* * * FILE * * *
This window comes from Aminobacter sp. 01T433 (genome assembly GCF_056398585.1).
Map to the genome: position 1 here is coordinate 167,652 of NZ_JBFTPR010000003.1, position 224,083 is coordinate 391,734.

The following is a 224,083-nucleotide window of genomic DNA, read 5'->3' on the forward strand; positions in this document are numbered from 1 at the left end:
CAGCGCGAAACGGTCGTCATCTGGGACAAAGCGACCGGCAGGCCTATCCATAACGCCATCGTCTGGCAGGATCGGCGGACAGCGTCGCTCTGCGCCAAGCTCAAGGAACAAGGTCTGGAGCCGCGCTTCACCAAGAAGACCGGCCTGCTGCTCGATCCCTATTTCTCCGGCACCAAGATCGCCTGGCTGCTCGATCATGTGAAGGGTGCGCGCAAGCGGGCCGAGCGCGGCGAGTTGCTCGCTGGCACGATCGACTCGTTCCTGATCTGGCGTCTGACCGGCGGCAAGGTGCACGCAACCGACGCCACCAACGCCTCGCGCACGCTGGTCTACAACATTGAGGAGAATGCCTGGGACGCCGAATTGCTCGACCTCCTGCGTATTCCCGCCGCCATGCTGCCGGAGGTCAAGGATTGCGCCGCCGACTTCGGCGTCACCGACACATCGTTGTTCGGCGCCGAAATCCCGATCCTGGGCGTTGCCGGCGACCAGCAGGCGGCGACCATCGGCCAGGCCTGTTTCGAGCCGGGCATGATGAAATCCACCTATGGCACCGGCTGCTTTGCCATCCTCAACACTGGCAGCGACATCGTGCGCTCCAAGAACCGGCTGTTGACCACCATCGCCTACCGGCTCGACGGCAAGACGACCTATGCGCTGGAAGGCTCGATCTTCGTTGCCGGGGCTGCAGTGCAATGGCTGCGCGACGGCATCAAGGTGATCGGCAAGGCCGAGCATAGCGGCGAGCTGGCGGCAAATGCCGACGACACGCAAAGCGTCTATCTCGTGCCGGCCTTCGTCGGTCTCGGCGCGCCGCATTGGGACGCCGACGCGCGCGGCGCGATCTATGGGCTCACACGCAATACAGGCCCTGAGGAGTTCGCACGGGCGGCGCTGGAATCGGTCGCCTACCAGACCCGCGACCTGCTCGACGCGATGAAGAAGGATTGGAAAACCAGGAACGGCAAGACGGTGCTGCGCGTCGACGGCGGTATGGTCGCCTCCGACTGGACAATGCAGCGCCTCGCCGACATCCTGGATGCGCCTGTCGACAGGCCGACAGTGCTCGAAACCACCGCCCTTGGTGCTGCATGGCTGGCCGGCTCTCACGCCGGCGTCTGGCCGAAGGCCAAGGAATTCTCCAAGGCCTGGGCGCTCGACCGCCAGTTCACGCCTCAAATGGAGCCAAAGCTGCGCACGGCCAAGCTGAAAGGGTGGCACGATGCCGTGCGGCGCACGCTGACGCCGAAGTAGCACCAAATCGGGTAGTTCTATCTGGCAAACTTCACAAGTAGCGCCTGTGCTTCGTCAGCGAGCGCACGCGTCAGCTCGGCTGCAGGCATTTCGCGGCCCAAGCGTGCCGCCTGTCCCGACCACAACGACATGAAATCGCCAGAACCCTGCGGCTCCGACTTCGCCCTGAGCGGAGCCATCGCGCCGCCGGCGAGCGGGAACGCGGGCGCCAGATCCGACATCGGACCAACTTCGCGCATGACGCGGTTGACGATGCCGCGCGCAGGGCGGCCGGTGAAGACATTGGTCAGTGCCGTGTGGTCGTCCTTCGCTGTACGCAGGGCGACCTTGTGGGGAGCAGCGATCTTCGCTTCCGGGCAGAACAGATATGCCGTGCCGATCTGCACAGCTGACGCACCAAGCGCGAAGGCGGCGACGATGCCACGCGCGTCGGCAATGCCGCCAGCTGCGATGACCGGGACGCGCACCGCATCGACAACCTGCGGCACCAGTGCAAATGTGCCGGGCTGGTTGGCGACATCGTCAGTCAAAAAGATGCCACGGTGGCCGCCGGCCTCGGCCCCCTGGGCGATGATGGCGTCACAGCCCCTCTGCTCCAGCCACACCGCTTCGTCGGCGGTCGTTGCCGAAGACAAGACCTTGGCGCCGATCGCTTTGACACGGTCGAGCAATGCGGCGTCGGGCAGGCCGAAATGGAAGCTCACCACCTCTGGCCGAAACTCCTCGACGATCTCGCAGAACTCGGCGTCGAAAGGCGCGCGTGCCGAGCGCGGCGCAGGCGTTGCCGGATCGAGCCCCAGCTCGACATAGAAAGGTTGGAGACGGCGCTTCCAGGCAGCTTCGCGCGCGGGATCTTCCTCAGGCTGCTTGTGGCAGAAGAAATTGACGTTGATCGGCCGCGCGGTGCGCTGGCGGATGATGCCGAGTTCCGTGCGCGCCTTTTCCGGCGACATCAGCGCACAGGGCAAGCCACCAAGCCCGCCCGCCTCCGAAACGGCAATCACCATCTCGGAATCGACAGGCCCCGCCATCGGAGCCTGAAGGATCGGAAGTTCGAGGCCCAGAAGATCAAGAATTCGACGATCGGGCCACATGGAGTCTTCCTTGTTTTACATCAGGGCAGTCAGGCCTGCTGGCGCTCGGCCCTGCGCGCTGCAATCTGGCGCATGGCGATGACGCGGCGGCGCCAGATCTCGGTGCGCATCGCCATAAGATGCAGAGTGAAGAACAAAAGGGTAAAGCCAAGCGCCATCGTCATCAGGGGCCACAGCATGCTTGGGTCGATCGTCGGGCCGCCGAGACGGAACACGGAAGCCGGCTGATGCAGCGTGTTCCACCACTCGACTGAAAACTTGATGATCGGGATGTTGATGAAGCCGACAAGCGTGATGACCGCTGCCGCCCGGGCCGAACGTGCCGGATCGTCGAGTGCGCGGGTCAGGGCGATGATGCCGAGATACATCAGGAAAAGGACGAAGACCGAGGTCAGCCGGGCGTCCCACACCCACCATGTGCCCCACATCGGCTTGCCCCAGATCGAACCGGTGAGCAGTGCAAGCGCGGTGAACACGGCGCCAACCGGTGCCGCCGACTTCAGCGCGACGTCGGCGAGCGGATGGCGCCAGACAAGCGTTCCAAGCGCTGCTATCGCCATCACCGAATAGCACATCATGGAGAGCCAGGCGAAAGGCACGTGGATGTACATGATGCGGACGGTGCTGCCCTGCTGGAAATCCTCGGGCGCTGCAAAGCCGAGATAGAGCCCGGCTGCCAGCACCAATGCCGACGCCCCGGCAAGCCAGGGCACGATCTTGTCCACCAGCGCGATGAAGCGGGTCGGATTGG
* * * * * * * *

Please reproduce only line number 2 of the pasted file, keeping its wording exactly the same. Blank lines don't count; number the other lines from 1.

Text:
Map to the genome: position 1 here is coordinate 167,652 of NZ_JBFTPR010000003.1, position 224,083 is coordinate 391,734.